‘Pathetic Effort’ in Nashville Submarines Finish to Flames Road Trip
The Calgary Flames had a chance to finish their road trip strong but ended up with a 2-1-2 record after a 2-1 loss to the Predators in Nashville. Nikita Zadorov called it a “pathetic effort.”
A couple of nights in Nashville sometimes gets you into trouble. For the Calgary Flames, it sure looked like one of those visits that got away from them.
Whether or not they were well behaved in one of the most entertaining cities on the NHL circuit, the players sure looked like they ran out of gas at the end of a five-game road trip. (Yes, they left the fresh-legged Jakob Pelletier off the active roster for the fifth straight game).
That doesn’t mean they couldn’t have won the 2-1 decision against the Nashville Predators. Despite an abysmal game statistically and from an eye-test perspective, the Flames were in it until the final buzzer.
That was thanks mostly thanks to a handful of engaged skaters and the goaltender. Jacob Markstrom made 25 of 27 stops, including a couple of highlight-reel efforts.
Juuse Saros was stellar at the other side, too, with arguably his biggest save coming in the dying seconds when Tyler Toffoli got a good luck on a one-timer from the high slot.
But the scoring chances for the Calgary Flames were few and far between.
They had 17 at even strength over three periods. But less than a handful of those were of the high-danger variety. And you’re not beating Saros with anything other than that.
The Preds, meanwhile, had almost as many high-danger chances as the Flames had regular ones.
Their powerplay was impotent. They made too many mistakes in allowing the Preds those strong scoring chances. It was just an ineffective evening for a team that fell flat in a road finale that could have turned a decent road trip into a really good one.
“It was a pathetic effort by us. First two periods, for sure,” a blunt Nikita Zadorov, the Flames’ only goal-scorer on the evening, told reporters post-game. “We were a step behind. Energy wasn't there. Commitment wasn't there. We weren’t shooting.
“We were making bad plays, giving up too many chances. Just all-around, bad effort for us.”
It happens. But if there was any kind of fatigue on a road trip that featured five games in nine nights, it was probably more mental than physical.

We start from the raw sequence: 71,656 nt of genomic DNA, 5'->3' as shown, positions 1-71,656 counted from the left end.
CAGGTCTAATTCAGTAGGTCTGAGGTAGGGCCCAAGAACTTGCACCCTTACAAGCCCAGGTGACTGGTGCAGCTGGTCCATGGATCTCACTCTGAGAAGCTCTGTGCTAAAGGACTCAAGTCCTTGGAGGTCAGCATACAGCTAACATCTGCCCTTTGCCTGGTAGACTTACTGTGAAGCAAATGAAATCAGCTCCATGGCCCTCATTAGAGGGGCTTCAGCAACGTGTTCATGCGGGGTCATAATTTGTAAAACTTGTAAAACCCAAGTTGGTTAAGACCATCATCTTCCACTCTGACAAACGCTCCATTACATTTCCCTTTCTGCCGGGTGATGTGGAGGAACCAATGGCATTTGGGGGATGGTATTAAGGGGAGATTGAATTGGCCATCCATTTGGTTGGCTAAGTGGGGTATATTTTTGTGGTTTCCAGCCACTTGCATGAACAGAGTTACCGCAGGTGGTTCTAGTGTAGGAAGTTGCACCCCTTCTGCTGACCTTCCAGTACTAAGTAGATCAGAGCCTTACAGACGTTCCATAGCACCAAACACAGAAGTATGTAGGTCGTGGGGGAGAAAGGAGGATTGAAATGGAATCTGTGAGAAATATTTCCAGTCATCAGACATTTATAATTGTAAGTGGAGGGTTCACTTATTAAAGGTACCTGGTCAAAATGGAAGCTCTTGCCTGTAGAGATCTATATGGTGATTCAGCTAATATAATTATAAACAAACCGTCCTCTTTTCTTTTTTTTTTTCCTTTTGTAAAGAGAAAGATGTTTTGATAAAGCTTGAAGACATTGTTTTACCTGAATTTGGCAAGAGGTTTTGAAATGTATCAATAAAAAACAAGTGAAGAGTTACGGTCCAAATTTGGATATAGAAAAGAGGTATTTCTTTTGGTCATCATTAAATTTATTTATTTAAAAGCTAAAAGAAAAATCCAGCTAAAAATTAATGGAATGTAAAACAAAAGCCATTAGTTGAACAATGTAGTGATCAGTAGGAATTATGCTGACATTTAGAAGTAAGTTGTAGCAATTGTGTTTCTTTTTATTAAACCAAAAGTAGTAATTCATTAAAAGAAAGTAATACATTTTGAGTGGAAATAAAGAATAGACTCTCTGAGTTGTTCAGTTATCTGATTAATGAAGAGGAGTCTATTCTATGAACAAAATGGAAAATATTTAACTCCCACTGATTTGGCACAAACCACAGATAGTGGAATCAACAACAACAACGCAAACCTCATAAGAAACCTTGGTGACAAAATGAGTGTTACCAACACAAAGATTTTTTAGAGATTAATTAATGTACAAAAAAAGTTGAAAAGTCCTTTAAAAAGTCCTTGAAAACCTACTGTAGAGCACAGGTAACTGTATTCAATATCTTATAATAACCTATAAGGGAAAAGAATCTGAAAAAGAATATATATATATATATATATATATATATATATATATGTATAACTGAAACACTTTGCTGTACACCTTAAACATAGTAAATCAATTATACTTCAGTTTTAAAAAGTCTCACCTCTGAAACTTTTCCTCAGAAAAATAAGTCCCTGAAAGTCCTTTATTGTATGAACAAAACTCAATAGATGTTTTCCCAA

The Predators took a 2-0 lead in the first period when Roman Josi banked his shot in off Zadorov and then Juuso Parssinen was able to take a few whacks at the loose puck in the blue paint with forwards Andrew Mangiapane and Mikael Backlund unable to clear the crease.
Calgary Flames head coach Darryl Sutter didn’t like either of them.
“I didn't like the goals against in the first period,” Sutter said.
“We had guys laying in the crease on both goals. Our guys. Generally, it's the other way around.”
To make up for the lack of early defence, the Flames had hoped to generate some offence. But that wasn’t coming easily on this night either. Especially through the first 40 minutes. The Flames managed 18 shots on goal through the first two periods and more than doubled that with 21 over the final 20 minutes.
Tyler Toffoli had a goal called back for another of the puzzling distinct kicking motion rulings that seem to haunt the Calgary Flames. But there should have been plenty of other opportunities earlier and after.
“I think after two periods, we had some guys with no shots,” Sutter said. “So we're counting on some guys to produce a little bit. Seen it on the trip. It wasn't just tonight.”
Finishing with a 2-1-2 record on the five-game road swing, the Flames took six of a possible 10 points. To Sutter, that’s a success by the most basic of measurements — getting more points than games played. But they left something on the table, and that likely spoiled the long flight home.
“No excuse,” Zadorov said. “We have a goal. We have a game plan and know how we should play and have to play. It just wasn't there tonight.”
“The game tonight was to make it not good — great. We didn't get two points, so just a good trip.”